What are the implications of COVID for Pelvic Floor services?
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Can better techniques and innovation improve outcome in proctology?
Proctology makes up a significant proportion of the workload of colorectal surgery and yet it does not get the attention it should; a Cinderella component of our workload If done badly it results in unhappy patients and surgeons.If given due attention results can be extremely rewarding.The specialty is so rife with innovation it is difficult to keep track. And yet the evidence base is poor for most. We have 3 International experts to walk us through their practice and give insights to the management of haemorrhoids, fistulae and anal pain and 3 UK panellists to challenge and push for those golden practical tips and tricks.
New Technologies to Help Prevent Anastomic Leaks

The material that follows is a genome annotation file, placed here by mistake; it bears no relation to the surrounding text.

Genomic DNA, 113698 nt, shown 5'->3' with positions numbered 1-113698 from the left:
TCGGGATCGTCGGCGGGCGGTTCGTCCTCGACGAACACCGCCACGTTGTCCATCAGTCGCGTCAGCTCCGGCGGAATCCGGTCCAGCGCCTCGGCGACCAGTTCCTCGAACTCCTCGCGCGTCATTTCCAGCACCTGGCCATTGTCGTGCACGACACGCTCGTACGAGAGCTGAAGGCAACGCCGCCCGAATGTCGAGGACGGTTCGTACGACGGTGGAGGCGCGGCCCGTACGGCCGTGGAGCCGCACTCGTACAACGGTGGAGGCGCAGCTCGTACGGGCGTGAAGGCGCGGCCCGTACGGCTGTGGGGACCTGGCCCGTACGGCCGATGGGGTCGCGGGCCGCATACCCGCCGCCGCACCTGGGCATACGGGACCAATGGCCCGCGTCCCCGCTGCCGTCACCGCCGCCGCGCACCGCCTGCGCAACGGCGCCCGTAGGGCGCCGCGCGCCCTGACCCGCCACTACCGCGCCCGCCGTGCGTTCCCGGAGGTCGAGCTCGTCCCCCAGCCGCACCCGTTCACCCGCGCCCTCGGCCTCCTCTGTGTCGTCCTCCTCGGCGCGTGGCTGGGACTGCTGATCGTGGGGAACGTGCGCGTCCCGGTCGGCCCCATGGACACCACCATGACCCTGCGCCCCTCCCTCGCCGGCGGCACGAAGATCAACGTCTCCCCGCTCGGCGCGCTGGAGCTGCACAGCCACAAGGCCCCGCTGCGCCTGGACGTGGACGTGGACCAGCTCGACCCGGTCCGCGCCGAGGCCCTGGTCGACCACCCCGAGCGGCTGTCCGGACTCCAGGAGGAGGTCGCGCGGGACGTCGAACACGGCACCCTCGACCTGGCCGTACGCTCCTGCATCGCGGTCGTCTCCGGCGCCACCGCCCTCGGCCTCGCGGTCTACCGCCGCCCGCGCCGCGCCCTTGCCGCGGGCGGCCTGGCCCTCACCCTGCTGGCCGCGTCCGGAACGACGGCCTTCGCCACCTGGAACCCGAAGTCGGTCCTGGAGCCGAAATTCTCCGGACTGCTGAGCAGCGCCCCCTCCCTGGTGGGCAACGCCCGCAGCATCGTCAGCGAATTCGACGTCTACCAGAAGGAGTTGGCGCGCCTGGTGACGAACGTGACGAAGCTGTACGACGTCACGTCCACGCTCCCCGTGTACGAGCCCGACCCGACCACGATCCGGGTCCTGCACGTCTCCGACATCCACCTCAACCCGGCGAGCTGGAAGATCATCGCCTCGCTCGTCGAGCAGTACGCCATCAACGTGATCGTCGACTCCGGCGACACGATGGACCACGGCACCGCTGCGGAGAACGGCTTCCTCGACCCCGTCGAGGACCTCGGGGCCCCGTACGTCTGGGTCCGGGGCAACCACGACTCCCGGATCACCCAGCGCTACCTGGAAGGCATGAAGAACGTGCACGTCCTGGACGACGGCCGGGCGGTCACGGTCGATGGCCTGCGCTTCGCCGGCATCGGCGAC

Professor Tan Aralampulam & Dr Gabrielle van Ramshorst co-host an international panel to comment on the Legacy paper
Guest Speaker: Mr Seamus Kelly, Consultant Colorectal Surgeon, Northumbria Healthcare NHS Foundation Trust and Honorary Treasurer of The Association of Coloproctology of Great Britain and Ireland Target Audience: General Surgical Trainees
RCSEd have partnered with ACPGBI to explore how colorectal surgery will recover from the COVID-19 pandemic.
A variety of topics will be covered that are relevant to recovery and of particular importance to colorectal surgeons.
This webinar will cover diagnosis and management of conditions involving the appendix ranging from the common to the rare and atypical. It will also cover challenging cases, difficulties encountered at surgery, and potential treatment strategies. The presentation will include key aspects of management of early and advanced appendiceal tumours that are relevant to surgeons in training, general, and colorectal surgeons.
In ASGBI’s centenary year, ACPGBI salutes ASGBI @100 with The Art of the Appendix symposium held on Wednesday 8th July
The first plenary on Wednesday 8th July at 3pm opened with the final TIME talk from Tamzin Cuming on “An eagle's eye, a lion's heart, and a lady's hand”. The Research Symposium followed and the session closed with the Dukes' Keynote Lecture from Nancy Baxter, Toronto & Melbourne entitled “Reflections on a career training tomorrow’s colorectal surgeons”.